As much as I enjoyed my sampling of brisket slices while constructing the sandwiches, I have to admit that when put altogether, the brisket was taken to a whole new level. While its the simplicity of salt, pepper, and meat that makes brisket a favorite barbecue cut of mine, it was the complexity in these sandwiches that was really incredible. The brisket was a powerhouse still, but so was each individual element and you could taste the sweetness of the barbecue sauce, the richness of the queso, the tangy heat of the peppers, and crunch of the onions in way that no one thing really dominated, even though all were pretty heavy hitters. I rarely choose a sandwich at a barbecue joint because I'm so into the meats on the their own, but I felt like if I went to place with particular sandwich on the menu and I didn't order it, I would have been missing out.
Smoked Brisket Sandwiches with Queso & Onion Straws
- Yield 16 servings
- Prep 1 Hour
- Inactive 1 Hour
- Cook 14 Hours
- Total 16 Hours
- For the Brisket
- 1/2 cup coarsely ground black pepper
- 1/3 cup Kosher salt
- 1 12-14lb full packer brisket, fat cap trimmed to 1/4" thickness
- 3 chunks of a medium smoking wood, such as oak or hickory
- For the Onion Straws
- 2 large yellow onion, cut into thin slices
- 1 1/2 cups buttermilk
- 1 1/2 cups all purpose flour
- 1/4 cup cornmeal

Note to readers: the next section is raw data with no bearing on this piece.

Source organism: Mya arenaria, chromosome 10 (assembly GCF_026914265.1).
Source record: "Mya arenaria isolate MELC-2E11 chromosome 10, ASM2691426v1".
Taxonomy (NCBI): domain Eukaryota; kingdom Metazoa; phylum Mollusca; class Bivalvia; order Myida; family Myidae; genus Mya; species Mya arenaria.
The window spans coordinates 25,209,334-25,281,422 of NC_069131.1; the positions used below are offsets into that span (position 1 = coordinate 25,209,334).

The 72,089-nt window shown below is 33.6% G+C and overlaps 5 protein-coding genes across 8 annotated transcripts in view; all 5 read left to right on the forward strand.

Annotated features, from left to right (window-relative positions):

- 2 tablespoons paprika
- 1 1/2 teaspoons garlic powder
- 1/2 teaspoon cayenne pepper
- 2 to 3 cups canola oil
- For the Sandwiches
- 16 brioche rolls
- 12 tablespoons butter, at room temperature
- 2 cups barbecue sauce
- 2 cups chile con queso, warmed
- 1/2 cup pickled jalapeño slices
- To make the brisket: In a small bowl combine pepper and salt to make the rub. Season brisket all over liberally with the rub.
- Fire up smoker or grill to 225°F, adding chunks of smoking wood chunks when at temperature. When the wood is ignited and producing smoke, place brisket in the smoker or grill, fat side up, and smoke until an instant read thermometer registers around 180°F when inserted into the thickest part of the meat. Wrap brisket butcher paper, place back on smoker or grill, and continue to cook until an instant read thermometer registers 203°F when inserted into the thickest part of the meat. Place brisket in a cooler or oven and let rest for at least 1 hour and up to 3.
- To make the onion straws: Place onion slices in a large bowl and cover with buttermilk. In another large bowl, whisk together flour, cornmeal, paprika, garlic powder, and cayenne pepper. Heat oil in a 12-inch cast iron skillet, dutch oven, or wok over medium-high heat until it registers 375°F. Adjust flame to maintain temperature. Working in batches, remove onion slices from buttermilk, transfer to flour mixture, and gently toss to evenly coat. Transfer flour-coated onions to hot oil and cook until golden brown and crisp, about 3 minutes. Transfer cooked onions to a paper towel lined tray and season with salt to taste. Repeat with remaining onion slices. Set aside until ready to use.
- To make the sandwiches: Spread a layer of butter on each cut side of roll. Toast rolls on a grill, in a 350°F oven, or in a cast iron pan set over medium heat until the butter has melted and edges of the rolls begin to brown. Set toasted rolls aside.
- Remove brisket from butcher paper and cut into 1/2-inch thick slices against the grain. Place slices of brisket on bottom half of each roll and top each with spoonfuls of barbecue sauce, queso, a few jalapeño slices, and a handful of onion straws. Set top halves of buns in place and serve sandwiches immediately.
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Mike Just wow. The onions turned out just perfect!